MUMBAI: Ensuring a wholesome meal has been helping save lives of children undergoing treatment in 35 cancer hospitals across the country, including Mumbai.
An analysis of the impact of nutrition on 12,900 children with cancer done by Mumbai-based NGO Cuddles Foundation found that proper nutrition during treatment helped seven out of 10 kids survive cancer. Cuddles Foundation, which works with government and charity cancer hospitals, has been providing food to children and their families since 2013.
“Roughly 57% of children with cancer were undernourished when they first started their journey with Cuddles Foundation between April 2021 and March 2022. Around 37% were severely undernourished,” said the NGO’s head of research Anju Morarka.
Malnutrition can significantly affect treatment outcomes in cancer, said Shalini Jatia, officer-in-charge of ImPaCCT Foundation of Tata Memorial Centre, Parel. “At least 50% of all children coming to our hospital are malnourished at presentation. Malnutrition significantly increases morbidity and mortality in children with cancer and leads to poor outcome,” she said, adding that nutritional therapy is the fourth component of multidisciplinary treatment of childhood cancer with surgery, chemotherapy and radiation therapy.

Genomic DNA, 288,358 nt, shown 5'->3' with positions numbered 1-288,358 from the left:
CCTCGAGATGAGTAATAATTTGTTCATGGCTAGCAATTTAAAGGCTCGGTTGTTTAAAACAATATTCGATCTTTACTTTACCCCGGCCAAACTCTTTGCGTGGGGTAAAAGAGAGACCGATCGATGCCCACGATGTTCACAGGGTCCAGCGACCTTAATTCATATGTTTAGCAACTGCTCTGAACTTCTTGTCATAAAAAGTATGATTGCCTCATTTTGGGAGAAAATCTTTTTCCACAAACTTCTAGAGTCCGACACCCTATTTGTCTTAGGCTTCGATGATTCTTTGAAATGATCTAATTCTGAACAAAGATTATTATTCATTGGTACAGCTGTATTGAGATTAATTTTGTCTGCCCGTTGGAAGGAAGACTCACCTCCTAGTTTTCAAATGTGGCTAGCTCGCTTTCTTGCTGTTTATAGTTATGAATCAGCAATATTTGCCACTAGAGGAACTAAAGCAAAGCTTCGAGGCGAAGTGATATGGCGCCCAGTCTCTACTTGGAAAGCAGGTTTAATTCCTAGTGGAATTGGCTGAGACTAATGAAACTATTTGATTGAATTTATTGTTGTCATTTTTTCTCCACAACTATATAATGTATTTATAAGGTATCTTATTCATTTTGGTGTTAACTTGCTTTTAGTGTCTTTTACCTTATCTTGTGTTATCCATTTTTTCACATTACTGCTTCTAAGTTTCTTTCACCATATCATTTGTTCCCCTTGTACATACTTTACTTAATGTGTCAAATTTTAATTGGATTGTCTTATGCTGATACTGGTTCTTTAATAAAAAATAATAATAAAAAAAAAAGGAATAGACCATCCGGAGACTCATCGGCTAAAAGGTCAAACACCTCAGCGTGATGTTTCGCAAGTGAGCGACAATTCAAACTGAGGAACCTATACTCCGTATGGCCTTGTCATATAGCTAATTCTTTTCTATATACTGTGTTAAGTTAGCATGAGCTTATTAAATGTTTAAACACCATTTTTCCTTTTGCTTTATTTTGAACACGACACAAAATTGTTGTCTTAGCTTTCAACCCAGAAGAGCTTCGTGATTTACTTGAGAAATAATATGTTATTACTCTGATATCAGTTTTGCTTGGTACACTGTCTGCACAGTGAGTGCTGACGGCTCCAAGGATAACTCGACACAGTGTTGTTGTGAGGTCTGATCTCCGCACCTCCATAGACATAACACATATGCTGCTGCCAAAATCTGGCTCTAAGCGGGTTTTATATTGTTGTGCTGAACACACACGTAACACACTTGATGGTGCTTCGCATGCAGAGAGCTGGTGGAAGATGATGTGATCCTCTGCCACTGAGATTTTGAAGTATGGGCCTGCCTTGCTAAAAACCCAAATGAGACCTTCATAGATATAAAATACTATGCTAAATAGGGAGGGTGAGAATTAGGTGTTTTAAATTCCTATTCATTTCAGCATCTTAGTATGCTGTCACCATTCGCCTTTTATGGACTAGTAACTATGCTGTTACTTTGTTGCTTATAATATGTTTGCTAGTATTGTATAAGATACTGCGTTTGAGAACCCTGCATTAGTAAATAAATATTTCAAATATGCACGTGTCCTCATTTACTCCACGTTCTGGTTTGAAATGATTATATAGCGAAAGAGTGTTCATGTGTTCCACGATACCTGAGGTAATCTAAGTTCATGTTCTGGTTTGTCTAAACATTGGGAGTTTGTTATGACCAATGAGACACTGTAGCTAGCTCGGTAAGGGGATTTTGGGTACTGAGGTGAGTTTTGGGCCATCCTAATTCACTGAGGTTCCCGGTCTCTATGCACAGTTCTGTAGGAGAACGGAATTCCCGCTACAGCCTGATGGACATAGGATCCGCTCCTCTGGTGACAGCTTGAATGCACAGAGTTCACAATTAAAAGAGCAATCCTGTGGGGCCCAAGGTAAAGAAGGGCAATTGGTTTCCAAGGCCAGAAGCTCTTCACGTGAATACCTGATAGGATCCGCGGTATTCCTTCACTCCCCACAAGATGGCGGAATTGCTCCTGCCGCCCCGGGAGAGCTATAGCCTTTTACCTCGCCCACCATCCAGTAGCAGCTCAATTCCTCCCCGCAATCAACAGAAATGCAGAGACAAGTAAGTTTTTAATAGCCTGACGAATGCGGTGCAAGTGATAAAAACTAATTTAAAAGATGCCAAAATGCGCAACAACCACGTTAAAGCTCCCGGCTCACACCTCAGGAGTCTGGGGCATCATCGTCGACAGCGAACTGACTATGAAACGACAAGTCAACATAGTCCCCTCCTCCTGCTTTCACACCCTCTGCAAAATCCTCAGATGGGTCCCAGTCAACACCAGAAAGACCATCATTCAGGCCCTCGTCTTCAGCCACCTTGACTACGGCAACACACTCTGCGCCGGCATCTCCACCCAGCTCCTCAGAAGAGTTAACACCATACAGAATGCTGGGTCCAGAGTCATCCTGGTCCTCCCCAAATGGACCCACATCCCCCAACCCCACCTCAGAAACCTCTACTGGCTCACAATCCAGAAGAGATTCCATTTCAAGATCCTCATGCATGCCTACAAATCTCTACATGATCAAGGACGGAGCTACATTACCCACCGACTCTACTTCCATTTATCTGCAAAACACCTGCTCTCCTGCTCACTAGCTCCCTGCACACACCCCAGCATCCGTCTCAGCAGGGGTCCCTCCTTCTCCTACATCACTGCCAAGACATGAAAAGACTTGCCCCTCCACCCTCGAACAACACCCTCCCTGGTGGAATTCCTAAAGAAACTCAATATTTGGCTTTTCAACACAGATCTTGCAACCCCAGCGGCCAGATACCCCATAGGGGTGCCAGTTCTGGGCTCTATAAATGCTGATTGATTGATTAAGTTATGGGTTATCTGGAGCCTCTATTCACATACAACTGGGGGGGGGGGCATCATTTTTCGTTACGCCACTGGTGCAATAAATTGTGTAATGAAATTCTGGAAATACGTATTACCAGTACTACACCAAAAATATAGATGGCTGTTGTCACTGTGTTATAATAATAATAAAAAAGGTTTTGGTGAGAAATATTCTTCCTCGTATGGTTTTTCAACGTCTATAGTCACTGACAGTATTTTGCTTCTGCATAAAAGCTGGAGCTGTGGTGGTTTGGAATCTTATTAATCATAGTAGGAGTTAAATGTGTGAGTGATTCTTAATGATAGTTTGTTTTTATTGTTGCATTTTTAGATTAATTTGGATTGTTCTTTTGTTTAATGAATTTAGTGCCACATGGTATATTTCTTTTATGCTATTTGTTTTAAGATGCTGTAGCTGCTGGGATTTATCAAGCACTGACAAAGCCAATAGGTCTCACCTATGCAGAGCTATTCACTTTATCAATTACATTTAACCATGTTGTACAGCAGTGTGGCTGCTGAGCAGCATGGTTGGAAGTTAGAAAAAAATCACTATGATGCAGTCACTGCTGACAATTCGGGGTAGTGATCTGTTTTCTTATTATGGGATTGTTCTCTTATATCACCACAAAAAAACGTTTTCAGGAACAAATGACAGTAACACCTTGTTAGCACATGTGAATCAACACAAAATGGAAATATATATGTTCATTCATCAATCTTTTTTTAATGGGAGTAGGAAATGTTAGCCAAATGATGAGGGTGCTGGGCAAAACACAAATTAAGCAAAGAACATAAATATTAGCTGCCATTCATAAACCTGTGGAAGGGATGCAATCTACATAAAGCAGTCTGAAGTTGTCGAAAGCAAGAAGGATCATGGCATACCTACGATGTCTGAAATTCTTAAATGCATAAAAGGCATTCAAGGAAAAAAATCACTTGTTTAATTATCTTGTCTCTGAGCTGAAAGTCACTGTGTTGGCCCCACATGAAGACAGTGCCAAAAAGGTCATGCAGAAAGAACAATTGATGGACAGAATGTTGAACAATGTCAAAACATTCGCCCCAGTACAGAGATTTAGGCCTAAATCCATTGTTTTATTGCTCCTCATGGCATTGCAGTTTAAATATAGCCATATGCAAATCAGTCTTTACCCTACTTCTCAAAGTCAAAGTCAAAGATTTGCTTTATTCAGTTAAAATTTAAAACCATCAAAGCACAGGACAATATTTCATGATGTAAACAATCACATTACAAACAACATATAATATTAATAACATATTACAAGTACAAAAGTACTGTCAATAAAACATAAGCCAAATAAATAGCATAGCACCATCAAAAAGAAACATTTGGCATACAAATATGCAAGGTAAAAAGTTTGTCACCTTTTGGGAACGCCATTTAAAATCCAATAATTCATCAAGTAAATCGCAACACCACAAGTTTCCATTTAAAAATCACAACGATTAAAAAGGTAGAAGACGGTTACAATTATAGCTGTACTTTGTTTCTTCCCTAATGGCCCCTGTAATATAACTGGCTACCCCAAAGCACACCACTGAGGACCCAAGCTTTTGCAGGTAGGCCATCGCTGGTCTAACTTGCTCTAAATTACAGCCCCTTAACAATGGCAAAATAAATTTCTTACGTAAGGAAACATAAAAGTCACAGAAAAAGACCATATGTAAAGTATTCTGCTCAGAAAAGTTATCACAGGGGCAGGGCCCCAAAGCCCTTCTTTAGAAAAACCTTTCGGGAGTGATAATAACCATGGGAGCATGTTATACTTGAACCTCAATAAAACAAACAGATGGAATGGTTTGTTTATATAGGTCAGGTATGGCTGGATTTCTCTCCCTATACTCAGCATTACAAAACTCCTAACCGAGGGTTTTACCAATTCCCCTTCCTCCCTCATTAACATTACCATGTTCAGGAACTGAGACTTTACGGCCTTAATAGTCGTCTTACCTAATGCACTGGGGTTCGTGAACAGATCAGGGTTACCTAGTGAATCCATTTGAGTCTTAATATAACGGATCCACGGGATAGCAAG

“Providing holistic nutrition support allows timely, optimal delivery of other three treatment modalities and improves chances of cure significantly in children with cancer in low-middle income countries like India,” said Jathia.
The proof that nutritional support helps can be gauged from the fact that 81% of pediatric patients helped with nutritional support improved or maintained their nutritional status, despite cancer therapy such as chemotherapy or radiation.
“We’ve seen many of the children playing around right after undergoing chemotherapy. These are happy as they are nutritionally taken care of,” said Cuddles Foundation founder Purnota Dutta Bahl.
Besides providing hot meals for patients, the NGO provides ration bundles to families of cancer-affected kids. “The task of bringing a child for treatment means parents lose out on working or taking care of other children. So, we provide ration for a family of four every month,” she said. The NGO spends about Rs 4,600 per child a month. Average monthly income of families enrolled in the Cuddles support programme is Rs 10,000.
However, the NGO’s analysis found a skewed gender ratio among cancer-affected kids in 35 hospitals it works with. “For every five boys, there are only three girls who get detected. In the West, the ratio is 1:1,” said Morarka.
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Published by: Times of India
on July 10, 2022